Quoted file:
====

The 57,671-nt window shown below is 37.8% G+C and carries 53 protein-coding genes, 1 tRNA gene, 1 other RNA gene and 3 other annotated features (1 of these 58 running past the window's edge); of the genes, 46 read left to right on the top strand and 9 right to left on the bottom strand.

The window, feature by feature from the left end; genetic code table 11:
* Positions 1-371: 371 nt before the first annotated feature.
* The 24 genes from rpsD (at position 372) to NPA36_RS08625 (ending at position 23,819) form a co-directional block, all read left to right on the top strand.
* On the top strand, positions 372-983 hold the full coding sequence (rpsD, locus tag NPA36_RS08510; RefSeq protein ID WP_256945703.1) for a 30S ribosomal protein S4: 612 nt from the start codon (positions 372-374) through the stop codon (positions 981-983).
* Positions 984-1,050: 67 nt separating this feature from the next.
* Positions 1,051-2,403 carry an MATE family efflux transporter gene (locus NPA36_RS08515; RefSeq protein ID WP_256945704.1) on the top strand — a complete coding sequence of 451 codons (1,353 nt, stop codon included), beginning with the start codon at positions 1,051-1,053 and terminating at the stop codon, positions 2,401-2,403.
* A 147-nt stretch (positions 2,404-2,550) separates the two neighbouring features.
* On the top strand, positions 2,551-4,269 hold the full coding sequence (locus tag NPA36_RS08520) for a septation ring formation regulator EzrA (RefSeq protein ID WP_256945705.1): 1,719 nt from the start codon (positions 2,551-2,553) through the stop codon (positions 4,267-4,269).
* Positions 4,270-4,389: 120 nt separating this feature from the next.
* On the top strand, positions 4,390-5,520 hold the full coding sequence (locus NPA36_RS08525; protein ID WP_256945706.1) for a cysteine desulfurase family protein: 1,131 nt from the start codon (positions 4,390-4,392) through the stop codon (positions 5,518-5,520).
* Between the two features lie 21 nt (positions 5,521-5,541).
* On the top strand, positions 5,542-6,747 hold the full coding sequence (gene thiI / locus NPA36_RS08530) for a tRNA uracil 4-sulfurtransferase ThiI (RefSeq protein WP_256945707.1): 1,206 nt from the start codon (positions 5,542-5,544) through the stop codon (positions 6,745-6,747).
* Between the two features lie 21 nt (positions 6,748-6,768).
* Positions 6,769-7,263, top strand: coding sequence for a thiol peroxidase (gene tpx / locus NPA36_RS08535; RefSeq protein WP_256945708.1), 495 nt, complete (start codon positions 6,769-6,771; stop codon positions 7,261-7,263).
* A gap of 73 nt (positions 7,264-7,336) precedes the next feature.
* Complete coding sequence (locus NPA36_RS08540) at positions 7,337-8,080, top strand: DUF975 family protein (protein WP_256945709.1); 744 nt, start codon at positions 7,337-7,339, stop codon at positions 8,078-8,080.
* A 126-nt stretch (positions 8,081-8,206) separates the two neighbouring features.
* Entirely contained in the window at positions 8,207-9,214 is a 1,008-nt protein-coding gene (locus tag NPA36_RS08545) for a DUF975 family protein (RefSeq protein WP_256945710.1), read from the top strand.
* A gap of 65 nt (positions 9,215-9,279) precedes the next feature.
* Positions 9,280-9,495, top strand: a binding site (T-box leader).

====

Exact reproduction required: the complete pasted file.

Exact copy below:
The 57,671-nt window shown below is 37.8% G+C and carries 53 protein-coding genes, 1 tRNA gene, 1 other RNA gene and 3 other annotated features (1 of these 58 running past the window's edge); of the genes, 46 read left to right on the top strand and 9 right to left on the bottom strand.

The window, feature by feature from the left end; genetic code table 11:
* Positions 1-371: 371 nt before the first annotated feature.
* The 24 genes from rpsD (at position 372) to NPA36_RS08625 (ending at position 23,819) form a co-directional block, all read left to right on the top strand.
* On the top strand, positions 372-983 hold the full coding sequence (rpsD, locus tag NPA36_RS08510; RefSeq protein ID WP_256945703.1) for a 30S ribosomal protein S4: 612 nt from the start codon (positions 372-374) through the stop codon (positions 981-983).
* Positions 984-1,050: 67 nt separating this feature from the next.
* Positions 1,051-2,403 carry an MATE family efflux transporter gene (locus NPA36_RS08515; RefSeq protein ID WP_256945704.1) on the top strand — a complete coding sequence of 451 codons (1,353 nt, stop codon included), beginning with the start codon at positions 1,051-1,053 and terminating at the stop codon, positions 2,401-2,403.
* A 147-nt stretch (positions 2,404-2,550) separates the two neighbouring features.
* On the top strand, positions 2,551-4,269 hold the full coding sequence (locus tag NPA36_RS08520) for a septation ring formation regulator EzrA (RefSeq protein ID WP_256945705.1): 1,719 nt from the start codon (positions 2,551-2,553) through the stop codon (positions 4,267-4,269).
* Positions 4,270-4,389: 120 nt separating this feature from the next.
* On the top strand, positions 4,390-5,520 hold the full coding sequence (locus NPA36_RS08525; protein ID WP_256945706.1) for a cysteine desulfurase family protein: 1,131 nt from the start codon (positions 4,390-4,392) through the stop codon (positions 5,518-5,520).
* Between the two features lie 21 nt (positions 5,521-5,541).
* On the top strand, positions 5,542-6,747 hold the full coding sequence (gene thiI / locus NPA36_RS08530) for a tRNA uracil 4-sulfurtransferase ThiI (RefSeq protein WP_256945707.1): 1,206 nt from the start codon (positions 5,542-5,544) through the stop codon (positions 6,745-6,747).
* Between the two features lie 21 nt (positions 6,748-6,768).
* Positions 6,769-7,263, top strand: coding sequence for a thiol peroxidase (gene tpx / locus NPA36_RS08535; RefSeq protein WP_256945708.1), 495 nt, complete (start codon positions 6,769-6,771; stop codon positions 7,261-7,263).
* A gap of 73 nt (positions 7,264-7,336) precedes the next feature.
* Complete coding sequence (locus NPA36_RS08540) at positions 7,337-8,080, top strand: DUF975 family protein (protein WP_256945709.1); 744 nt, start codon at positions 7,337-7,339, stop codon at positions 8,078-8,080.
* A 126-nt stretch (positions 8,081-8,206) separates the two neighbouring features.
* Entirely contained in the window at positions 8,207-9,214 is a 1,008-nt protein-coding gene (locus tag NPA36_RS08545) for a DUF975 family protein (RefSeq protein WP_256945710.1), read from the top strand.
* A gap of 65 nt (positions 9,215-9,279) precedes the next feature.
* Positions 9,280-9,495, top strand: a binding site (T-box leader).